Washington DC. What can be said that hasn’t already been written a million times? Grandiose and magnificent buildings, great museums, huge public spaces, wonderful public transportation, enough to make any American proud to be an American (a feeling I’ve been missing for the last 6 years). Honestly, I felt that feeling several times over the last several days and it was as surprising as running into an old lover unexpectedly - tinged with pleasure, slightly embarrassing, but rooted deeply and securely in my heart of hearts. I love our country, I love Washington, and this visit only deepened that relationship. Of course we flipped the bird surreptitiously in our pockets as we walked past the White House (Homeland Security is always watching), but otherwise I felt the joy of loving my country again. Amazing! Travel can help with that too. We stayed in the Georgetown University Conference Center, which was a fabulous choice of places. We walked miles, and ate great food, and were stunned by art and architecture and the vibrant electricity of the city.
Last night we were royally entertained by old friends from 20 years ago at UCSC, a lovely family who cooked us a yummy Persian meal. It was great to renew that friendship after so many years. Hamid was always one of my favorite students. In all the years I worked at the university he had a special place in my heart, and that hasn’t changed!
Today we drove by back roads across Pennsylvania (my favorite way to travel – I avoid freeways). Somehow everything struck me as funny. The first thing was a pit stop at a very rural McDonalds where an older woman sat smoking in a booth. Her white hair was coiled in rolls across her forehead, row upon row, like little sausages. Beneath that, she wore rosy pink eye shadow, lots of it, under her deeply penciled, steeply arched eyebrows – think St. Louis arch in deep brown. Their shape bore no relationship to her head or her eyes, but were a construction purely of her own desire. Face was powdered a chalky white. Back of her hair looked as if she had run out of white coloring – it was a mix of many colors, not a pretty sight. She was as close to a Diane Arbus photograph as I’ve ever seen in the flesh. I longed to photograph her myself, but couldn’t think of a polite way to ask. We moved on.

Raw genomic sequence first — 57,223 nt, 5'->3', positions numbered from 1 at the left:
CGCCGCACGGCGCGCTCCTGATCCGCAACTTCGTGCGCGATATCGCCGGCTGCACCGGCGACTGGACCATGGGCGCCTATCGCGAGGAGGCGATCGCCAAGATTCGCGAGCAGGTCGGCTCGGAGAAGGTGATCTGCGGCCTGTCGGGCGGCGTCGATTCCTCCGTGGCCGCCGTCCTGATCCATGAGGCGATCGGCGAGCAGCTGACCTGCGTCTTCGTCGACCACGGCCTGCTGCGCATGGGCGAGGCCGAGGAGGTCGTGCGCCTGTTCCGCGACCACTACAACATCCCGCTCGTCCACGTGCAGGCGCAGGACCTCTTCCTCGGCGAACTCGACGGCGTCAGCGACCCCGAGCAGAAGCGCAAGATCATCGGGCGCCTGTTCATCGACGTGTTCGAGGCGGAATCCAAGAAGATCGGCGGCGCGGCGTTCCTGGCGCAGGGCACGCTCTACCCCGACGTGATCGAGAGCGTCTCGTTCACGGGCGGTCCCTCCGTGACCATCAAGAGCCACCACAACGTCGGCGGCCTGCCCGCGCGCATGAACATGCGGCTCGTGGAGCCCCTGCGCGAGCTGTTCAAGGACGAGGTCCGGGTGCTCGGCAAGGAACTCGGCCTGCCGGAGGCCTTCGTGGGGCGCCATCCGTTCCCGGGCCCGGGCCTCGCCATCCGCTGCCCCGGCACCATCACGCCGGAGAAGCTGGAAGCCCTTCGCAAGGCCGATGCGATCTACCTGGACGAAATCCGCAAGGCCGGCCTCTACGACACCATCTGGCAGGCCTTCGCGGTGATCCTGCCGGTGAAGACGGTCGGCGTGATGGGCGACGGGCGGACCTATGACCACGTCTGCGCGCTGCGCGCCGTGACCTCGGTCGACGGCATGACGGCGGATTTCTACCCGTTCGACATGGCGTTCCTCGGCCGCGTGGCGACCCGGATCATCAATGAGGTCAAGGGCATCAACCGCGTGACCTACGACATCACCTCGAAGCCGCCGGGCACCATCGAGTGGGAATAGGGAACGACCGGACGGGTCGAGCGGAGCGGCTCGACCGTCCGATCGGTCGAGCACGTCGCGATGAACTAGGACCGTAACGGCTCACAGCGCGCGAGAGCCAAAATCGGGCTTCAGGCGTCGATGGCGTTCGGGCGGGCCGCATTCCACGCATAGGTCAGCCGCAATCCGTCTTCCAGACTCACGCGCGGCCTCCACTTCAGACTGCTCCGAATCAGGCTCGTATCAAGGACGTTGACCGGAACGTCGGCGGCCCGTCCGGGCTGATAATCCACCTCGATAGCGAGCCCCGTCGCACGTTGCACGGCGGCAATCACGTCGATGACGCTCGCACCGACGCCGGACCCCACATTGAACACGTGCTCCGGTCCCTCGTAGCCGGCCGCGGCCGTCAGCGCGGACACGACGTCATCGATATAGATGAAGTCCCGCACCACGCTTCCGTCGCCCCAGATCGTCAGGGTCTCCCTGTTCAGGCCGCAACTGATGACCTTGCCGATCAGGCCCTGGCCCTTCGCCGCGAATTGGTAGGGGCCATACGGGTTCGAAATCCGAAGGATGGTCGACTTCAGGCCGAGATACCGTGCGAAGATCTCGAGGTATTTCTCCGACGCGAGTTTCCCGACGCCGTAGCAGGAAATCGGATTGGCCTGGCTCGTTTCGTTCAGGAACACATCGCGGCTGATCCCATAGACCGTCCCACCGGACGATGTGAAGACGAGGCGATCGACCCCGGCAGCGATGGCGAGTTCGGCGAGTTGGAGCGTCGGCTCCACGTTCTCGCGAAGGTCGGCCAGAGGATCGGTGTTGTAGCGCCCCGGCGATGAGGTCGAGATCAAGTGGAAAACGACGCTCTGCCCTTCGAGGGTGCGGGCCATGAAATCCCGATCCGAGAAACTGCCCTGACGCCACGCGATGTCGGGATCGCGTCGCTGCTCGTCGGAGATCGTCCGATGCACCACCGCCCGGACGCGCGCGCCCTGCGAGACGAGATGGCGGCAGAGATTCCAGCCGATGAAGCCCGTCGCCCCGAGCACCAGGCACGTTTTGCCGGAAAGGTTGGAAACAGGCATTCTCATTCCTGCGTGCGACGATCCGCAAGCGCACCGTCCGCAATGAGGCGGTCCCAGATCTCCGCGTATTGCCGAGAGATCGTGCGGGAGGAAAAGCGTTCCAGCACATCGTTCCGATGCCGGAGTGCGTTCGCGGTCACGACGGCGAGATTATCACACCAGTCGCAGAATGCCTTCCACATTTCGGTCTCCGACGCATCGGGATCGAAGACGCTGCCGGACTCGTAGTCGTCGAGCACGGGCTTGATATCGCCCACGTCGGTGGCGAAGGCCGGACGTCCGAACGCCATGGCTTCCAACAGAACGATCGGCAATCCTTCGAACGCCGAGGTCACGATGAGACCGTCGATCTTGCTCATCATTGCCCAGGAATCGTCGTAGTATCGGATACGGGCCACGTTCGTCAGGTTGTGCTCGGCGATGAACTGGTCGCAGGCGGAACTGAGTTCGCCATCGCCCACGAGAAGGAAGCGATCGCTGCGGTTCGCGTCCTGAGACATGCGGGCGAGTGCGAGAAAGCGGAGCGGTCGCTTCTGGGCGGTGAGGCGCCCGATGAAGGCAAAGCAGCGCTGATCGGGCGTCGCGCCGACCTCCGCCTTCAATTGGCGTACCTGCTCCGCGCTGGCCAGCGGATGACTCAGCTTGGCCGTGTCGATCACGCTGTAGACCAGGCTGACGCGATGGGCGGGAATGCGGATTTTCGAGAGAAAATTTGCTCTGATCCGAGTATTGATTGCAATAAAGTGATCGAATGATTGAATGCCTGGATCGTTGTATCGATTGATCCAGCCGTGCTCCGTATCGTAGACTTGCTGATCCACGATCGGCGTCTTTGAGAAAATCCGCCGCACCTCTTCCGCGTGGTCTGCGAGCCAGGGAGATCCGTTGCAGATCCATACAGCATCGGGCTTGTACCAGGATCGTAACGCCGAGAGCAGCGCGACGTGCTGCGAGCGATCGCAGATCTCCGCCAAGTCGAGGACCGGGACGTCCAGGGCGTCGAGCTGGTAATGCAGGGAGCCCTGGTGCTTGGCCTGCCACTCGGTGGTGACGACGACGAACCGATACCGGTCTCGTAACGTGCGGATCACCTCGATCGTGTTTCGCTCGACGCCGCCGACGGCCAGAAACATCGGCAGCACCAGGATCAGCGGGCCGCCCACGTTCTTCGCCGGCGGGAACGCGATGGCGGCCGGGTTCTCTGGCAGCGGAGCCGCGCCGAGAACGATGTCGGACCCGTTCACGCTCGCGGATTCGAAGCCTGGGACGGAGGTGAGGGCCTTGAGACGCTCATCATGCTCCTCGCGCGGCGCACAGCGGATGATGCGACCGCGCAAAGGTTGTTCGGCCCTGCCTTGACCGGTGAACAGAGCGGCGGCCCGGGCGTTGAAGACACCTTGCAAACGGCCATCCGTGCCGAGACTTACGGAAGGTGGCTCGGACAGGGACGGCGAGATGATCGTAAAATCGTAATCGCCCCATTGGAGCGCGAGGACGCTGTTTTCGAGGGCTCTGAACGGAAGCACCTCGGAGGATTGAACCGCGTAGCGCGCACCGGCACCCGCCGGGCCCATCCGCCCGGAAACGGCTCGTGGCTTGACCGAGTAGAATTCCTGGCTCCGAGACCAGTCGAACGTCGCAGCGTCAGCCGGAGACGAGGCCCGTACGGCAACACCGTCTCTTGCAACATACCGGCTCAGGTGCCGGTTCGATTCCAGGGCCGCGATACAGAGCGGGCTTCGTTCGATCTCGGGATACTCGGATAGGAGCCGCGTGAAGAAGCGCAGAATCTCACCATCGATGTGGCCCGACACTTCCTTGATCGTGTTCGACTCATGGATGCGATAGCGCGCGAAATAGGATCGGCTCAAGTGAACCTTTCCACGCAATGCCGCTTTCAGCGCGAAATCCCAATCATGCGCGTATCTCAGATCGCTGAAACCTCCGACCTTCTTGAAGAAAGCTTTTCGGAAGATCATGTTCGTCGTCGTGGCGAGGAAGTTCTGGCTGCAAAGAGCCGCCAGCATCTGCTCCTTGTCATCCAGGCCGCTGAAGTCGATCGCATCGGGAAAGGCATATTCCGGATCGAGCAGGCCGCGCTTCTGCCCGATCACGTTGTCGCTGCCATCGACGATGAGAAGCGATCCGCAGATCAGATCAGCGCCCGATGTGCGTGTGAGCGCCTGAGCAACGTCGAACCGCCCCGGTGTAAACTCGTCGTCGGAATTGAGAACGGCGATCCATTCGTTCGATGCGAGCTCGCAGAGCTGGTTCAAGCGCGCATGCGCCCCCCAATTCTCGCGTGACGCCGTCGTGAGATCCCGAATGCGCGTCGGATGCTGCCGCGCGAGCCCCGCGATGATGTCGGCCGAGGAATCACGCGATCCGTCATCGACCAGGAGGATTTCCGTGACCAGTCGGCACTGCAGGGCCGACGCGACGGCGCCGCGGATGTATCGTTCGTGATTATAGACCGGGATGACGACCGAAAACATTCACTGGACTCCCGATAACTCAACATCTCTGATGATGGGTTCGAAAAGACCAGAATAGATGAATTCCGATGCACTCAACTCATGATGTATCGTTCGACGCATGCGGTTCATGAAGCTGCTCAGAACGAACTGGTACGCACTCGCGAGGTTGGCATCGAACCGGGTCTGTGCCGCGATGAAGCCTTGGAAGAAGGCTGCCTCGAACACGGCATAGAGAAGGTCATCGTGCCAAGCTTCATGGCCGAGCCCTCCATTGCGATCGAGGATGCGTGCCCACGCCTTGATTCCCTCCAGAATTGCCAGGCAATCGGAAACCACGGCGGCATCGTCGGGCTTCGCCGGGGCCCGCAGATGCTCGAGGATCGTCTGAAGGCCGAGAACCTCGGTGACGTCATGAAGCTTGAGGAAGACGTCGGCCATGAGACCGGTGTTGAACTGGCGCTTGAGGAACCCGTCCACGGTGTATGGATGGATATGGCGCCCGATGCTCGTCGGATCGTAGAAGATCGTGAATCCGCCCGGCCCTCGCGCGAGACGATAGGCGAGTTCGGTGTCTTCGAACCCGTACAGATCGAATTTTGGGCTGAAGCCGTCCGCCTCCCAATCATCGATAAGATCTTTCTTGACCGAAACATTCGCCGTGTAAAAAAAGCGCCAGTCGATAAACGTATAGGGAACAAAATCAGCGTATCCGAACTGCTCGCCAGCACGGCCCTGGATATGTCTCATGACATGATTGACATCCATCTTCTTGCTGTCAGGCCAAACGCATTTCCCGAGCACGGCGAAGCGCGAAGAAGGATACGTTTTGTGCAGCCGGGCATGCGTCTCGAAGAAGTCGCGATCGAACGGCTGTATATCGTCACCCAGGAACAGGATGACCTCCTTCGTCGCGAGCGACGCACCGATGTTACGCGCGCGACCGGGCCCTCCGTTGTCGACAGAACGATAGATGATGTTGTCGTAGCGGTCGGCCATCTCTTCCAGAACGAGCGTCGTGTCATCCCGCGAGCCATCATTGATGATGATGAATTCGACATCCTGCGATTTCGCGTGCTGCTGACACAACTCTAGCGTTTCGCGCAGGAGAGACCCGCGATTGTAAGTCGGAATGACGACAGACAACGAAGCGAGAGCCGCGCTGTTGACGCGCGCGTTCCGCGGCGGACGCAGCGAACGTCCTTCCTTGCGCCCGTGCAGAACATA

Next were a series of places we passed: “Johnny’s Motel – Private Showers and Free TV” (as opposed to group showers??); ‘’Exotic Dancers Here Every Friday’’ (next to a falling-down building out in the woods, surrounded by abandoned and crumbling cabins; “Shy Beaver Boat Center”; “Snake Springs” (a town where goats were grazing freely along the roadside). “Clearance Sale on Display Homes” next to a row of dismal trailers rotting haphazardly along the roadside; “For Rent – Tower for Release” (on a peeling-paint billboard, topped by something that looked like angel wings); Hoke-E-Geez (a business of unknown content). Roadside sign: “For Sale: Fresh Fur Pelts, Home-Grown Beef, Ginseng”. We were mystified by the sheer number of houses that had a huge metal five-pointed star on the front of the house (perhaps 2-3 feet in diameter). A little internet research seems to point to them being Amish symbols for good luck and health. They were everywhere.We saw beautiful stone houses and log cabins from the 1700’s. We rode along lovely rivers, through forested meadows, trying to imagine what this countryside would look like in summer when the leaves were on the trees. We saw birds nests in all the bare branches, and a couple of times spotted eagles soaring way above the Allegheny mountains.Tonight we are in Pittsburgh, an elegant town by all accounts. Here they have opera, ballet, symphony, theater, art, and rivers of steel. We will be here until Monday and will explore it all!